Republican Ted Cruz has beaten Donald Trump in Iowa's presidential nominating contest for the Republican party, the first in the 2016 race for the White House.

In the Democratic poll, Hillary Clinton and Bernie Sanders were squared off in a virtual dead heat late on Monday.

Cruz, a conservative politician from Texas, won with 28 percent of the vote against 24 percent for the controversial businessman Trump.

"Tonight is a victory for courageous conservatives across Iowa and all across this great nation," Cruz said in his victory speech.

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Iowa has given notice that the next Republican nominee "will not be chosen by the mainstream, will not be chosen by the Washington establishment, will not be chosen by the lobbyists - but will be chosen by the most incredible, powerful source ... the American people," he added.

Marco Rubio, a senator from Florida, came third with 23 percent, making him easily the leader among establishment Republican candidates.

William Schneider, a professor of public policy at George Mason University, said the candidate from Florida is "likely to go all the way".

"Republicans had a division, those who voted with their hearts voted for Cruz. Those who voted with their heads voted for Rubio because he looks like a winner," Schneider told Al Jazeera.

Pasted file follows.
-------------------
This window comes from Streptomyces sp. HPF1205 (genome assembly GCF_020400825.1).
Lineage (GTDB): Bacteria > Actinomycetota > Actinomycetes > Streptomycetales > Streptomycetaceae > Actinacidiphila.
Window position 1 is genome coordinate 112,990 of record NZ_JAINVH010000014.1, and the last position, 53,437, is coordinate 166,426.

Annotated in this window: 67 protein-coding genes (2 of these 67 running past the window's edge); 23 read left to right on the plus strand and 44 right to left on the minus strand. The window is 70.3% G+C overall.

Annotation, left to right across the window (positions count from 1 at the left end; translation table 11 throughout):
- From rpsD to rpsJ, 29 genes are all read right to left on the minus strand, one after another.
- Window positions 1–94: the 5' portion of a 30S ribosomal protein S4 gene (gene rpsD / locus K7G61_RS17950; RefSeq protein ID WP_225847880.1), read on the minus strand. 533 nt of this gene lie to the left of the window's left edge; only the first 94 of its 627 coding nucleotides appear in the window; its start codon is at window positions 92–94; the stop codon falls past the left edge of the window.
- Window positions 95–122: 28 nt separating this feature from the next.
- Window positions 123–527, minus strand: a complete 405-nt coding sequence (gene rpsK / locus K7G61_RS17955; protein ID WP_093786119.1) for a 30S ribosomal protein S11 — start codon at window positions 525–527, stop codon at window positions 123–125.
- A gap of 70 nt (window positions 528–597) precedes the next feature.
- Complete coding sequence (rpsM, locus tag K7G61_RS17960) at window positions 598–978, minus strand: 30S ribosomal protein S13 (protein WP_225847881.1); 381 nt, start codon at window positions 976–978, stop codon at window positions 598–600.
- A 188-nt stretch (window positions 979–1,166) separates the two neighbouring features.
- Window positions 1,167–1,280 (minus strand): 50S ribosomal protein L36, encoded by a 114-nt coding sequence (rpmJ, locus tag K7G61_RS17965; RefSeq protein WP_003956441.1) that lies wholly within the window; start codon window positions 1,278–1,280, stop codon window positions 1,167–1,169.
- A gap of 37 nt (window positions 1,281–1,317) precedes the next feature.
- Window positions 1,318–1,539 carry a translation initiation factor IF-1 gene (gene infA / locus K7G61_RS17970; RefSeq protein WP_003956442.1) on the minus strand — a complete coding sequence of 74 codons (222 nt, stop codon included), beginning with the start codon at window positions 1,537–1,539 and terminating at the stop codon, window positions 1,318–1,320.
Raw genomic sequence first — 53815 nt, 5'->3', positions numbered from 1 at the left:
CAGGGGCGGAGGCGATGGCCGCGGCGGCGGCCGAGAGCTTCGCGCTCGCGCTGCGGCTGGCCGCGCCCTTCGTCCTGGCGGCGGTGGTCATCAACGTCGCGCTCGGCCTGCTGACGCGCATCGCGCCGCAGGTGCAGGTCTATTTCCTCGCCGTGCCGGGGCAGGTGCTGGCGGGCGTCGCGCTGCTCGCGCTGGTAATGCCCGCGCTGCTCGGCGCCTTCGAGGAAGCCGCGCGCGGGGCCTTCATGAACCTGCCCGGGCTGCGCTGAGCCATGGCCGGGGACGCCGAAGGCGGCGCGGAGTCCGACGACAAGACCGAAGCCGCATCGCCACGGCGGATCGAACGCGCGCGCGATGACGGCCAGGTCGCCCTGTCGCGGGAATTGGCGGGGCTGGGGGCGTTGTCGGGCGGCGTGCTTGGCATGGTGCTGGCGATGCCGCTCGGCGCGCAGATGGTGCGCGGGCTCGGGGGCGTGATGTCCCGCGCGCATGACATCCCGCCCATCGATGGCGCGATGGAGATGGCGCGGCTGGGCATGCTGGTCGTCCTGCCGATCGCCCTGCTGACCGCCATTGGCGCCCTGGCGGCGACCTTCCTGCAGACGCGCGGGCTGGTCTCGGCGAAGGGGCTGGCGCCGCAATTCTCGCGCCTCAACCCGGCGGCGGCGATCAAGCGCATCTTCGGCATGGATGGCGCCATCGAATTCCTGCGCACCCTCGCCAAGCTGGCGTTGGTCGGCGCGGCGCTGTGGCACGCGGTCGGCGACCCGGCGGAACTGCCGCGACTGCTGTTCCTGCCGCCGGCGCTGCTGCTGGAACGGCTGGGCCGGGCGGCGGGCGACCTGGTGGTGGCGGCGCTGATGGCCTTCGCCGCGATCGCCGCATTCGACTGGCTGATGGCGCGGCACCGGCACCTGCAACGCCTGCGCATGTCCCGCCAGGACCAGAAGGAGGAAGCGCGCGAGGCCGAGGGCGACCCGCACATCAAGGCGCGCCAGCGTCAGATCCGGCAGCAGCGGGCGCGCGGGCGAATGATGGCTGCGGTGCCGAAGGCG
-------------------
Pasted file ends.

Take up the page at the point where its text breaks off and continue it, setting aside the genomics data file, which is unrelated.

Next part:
"At this point, the Republican power-holders are very fearful of Cruz taking the nomination because they don't think he can get elected. You're going to see pots and pots of money being thrown at Marco Rubio." 

Clinton, a former secretary of state, held a lead of 49.8 percent in the Democratic race against 49.6 percent for Sanders, a self-styled democratic socialist senator from the state of Vermont, with 99 percent of the precincts reporting.

"This is astonishing, really. It was really Hillary Clinton's race to lose," Al Jazeera's Kimberly Halkett reported.  "When Bernie Sanders launched his candidacy, Clinton was some 50 points ahead. Now it is virtually the same number." 

Halkett said while a win in Iowa of the Democratic or Republican caucuses doesn't always point to an eventual win of the nomination, it provides important momentum and and drives donations for further campaigning.

"Historically a win is important for another reason too. No candidate who has finished less than third place has ever gone on to win the White House," she said.


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In the Democratic race, former Maryland Governor Martin O'Malley was considered the most endangered Democrat before the caucuses.

Sources close to his campaign told Al Jazeera that O'Malley would suspend his campaign after the poll.

On the Republican side, Mike Huckabee announced that he was pulling out of the presidential race after a poor result on Monday.

Further departures may occur after Iowa, but New Hampshire on February 9 may be more of a winnowing event, because that is where more of the hopefuls are pinning their expectations.

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Source: Al Jazeera and agencies